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Last Updated September 5, 2023.

Sir Willoughby Patterne is the heir to the Patterne family line and lord of their English country estate. When the novel opens, he is engaged to Constantia Durham. Other members of their upper-class social circle comment favorably on the engagement and, in general, admire Willoughby as handsome and well-proportioned. The narrator quotes several women who speak favorably about his “leg” and compare him to a cavalier. He was also very properly brought up, as English noblemen should be, to excel at such sports as fox hunting and not spend time on philosophical matters. The adulation bestowed upon him, however, has made him conceited.

He had received the domestic education of a prince . . . . [England has] a manly as well as useful race of little princes, and Willoughby was as manly as any. He cultivated himself, he would not be outdone in popular accomplishments. Had the standard of the public taste been set in philosophy, and the national enthusiasm centred in philosophers, he would at least have worked at books. He did work at science, and had a laboratory. His admirable passion to excel, however, was chiefly directed in his youth upon sport . . .

Constantia abruptly ends the engagement, goes to London, and marries an old boyfriend. She had turned against Willoughby after he rudely turned away a relative, Crossjay Patterne of the Marines, who called upon him at home; she considered such behavior unforgivable. Thus liberated, Willoughby sets off to tour the world and is away from England for three years.

Laetitia Dale is a smart, good-looking but poor young woman who lives with her father in a cottage on the estate. She must earn a living, which she does as a writer. Willoughby is fond of her and considers her a good friend and had toyed with the idea of marrying her but instead had opted for the wealthy, beautiful Constantia. The neighbors are rather shocked that he did not turn to her after being jilted, but they decide he must have known best. Upon returning from his trip, he goes to visit Laetitia, and she gets her hopes up, but he intends merely to continue as friends.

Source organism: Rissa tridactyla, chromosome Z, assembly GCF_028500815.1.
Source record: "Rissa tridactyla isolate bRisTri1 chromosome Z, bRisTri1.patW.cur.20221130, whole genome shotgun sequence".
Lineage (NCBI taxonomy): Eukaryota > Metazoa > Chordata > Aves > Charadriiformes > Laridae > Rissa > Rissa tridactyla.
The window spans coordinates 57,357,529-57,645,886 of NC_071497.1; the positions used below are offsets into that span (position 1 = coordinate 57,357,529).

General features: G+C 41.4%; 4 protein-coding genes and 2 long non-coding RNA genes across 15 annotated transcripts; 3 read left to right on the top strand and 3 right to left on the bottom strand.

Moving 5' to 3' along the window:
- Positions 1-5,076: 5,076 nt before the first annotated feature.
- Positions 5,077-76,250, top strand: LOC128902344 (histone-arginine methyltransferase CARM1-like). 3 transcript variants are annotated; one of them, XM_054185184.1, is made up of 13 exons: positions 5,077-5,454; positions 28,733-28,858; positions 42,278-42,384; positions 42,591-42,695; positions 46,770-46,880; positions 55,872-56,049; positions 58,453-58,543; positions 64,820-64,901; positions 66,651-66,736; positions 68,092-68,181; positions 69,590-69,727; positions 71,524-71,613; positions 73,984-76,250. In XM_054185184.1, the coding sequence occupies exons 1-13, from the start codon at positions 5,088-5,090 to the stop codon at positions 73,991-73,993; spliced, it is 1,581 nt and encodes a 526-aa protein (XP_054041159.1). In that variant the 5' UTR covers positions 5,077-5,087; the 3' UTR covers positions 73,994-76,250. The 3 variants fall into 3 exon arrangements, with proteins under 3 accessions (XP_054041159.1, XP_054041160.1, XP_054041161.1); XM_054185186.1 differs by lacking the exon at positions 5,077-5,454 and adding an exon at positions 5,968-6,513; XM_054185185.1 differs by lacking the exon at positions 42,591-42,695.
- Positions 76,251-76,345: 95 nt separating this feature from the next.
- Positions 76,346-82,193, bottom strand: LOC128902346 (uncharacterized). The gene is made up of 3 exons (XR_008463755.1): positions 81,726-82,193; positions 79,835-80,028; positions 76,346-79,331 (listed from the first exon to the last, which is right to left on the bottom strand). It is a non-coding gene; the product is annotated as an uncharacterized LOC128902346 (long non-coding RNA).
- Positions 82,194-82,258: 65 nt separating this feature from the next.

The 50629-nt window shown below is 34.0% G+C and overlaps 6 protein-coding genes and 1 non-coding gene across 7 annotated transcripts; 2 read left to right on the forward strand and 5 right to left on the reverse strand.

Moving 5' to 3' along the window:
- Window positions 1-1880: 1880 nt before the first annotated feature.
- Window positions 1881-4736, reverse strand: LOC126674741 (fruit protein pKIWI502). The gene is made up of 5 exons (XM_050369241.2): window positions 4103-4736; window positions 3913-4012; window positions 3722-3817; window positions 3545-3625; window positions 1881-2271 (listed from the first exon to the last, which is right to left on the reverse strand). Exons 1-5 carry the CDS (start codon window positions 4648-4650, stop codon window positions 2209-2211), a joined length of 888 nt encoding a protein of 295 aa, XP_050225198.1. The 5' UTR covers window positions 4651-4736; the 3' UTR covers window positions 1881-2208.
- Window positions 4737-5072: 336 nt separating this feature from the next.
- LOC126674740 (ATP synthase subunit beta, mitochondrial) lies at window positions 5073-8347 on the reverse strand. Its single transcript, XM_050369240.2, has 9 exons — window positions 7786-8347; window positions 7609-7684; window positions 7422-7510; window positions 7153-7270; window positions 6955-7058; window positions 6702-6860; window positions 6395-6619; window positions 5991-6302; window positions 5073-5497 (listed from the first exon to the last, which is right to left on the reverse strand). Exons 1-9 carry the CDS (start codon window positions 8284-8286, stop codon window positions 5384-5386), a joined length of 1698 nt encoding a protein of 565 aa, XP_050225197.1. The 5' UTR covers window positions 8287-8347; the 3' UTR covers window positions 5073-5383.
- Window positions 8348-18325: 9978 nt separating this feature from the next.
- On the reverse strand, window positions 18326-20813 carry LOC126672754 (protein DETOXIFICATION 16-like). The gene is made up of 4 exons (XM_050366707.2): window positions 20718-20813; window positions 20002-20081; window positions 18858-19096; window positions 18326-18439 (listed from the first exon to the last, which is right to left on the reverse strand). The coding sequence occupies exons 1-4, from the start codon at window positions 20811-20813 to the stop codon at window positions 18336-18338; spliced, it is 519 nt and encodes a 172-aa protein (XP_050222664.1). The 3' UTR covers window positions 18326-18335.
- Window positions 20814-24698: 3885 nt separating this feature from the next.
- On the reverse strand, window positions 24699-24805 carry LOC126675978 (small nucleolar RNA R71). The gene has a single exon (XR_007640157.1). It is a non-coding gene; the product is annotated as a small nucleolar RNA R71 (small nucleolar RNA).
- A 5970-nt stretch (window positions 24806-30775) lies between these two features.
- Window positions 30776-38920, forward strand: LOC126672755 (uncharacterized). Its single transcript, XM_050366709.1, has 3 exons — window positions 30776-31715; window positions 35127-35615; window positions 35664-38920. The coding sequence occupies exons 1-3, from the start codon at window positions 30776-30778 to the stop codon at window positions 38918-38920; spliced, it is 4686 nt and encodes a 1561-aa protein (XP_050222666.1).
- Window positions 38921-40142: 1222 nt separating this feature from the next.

Willoughby’s next fiancée is the 18-year-old Clara Middleton, who initially resists his proposal because he wants to marry right away; they agree to a six-month engagement, and she is introduced at Patterne Hall. Willoughby’s interest in her is again beauty and also competition with the many young men who pursued her. He particularly likes the way they look as a couple, considering her a perfect counterpart.

Clara was young, healthy, handsome; she was therefore fitted to be his wife, the mother of his children, his companion picture. Certainly they looked well side by side. In walking with her, in drooping to her, the whole man was made conscious of the female image of himself by her exquisite unlikeness. She completed him, added the softer lines wanting to his portrait before the world.

Willoughby keeps trying to change Clara, however; he believes that she should not have opinions of her own and should follow his lead in everything. As his pressures continue for her to set aside independent thinking, she begins to have serious doubts. Because she cannot see herself as only his fiancée, she feels she is somehow lacking.

[S]she fell in her own esteem; less because she was the betrothed Clara Middleton, which was now palpable as a shot in the breast of a bird, than that she was a captured woman, of whom it is absolutely expected that she must submit…. Clara had shame...

(This entire section contains 866 words.)

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of her sex. They cannot take a step without becoming bondwomen: into what a slavery! For herself, her trial was over, she thought…. She did but criticize him and wonder that a man was unable to perceive, or was not arrested by perceiving, unwillingness, discordance, dull compliance; the bondwoman's due instead of the bride's consent.

Ultimately, Clara decides she cannot go through with the wedding. More out of his injured pride than real love for her, Willoughby initially refuses to release her from the engagement. Most of the novel involves her efforts to be released, including running away. A family friend, Vernon Whitford, falls in love with her, and she admires his treatment of Willoughby’s young cousin, who has come to live at the estate. Evenutally, Willoughby does yield, and Clara marries Whitford. Willoughby finally comes around to admitting his love for Laetitia. The first time he proposes, she refuses, but when he returns, she agrees to marry him—but with some conditions. He agrees that he will expect her to be herself, and to help him correct his flaws. Upon accepting, she tells his sisters how her views of love and marriage have changed:

“I used to think the heart a woman's marriage portion for her husband. I see now that she may consent, and he accept her, without one. But it is right that you should know what I am when I consent. I was once a foolish, romantic girl; now I am a sickly woman, all illusions vanished. Privation has made me what an abounding fortune usually makes of others—I am an Egoist.”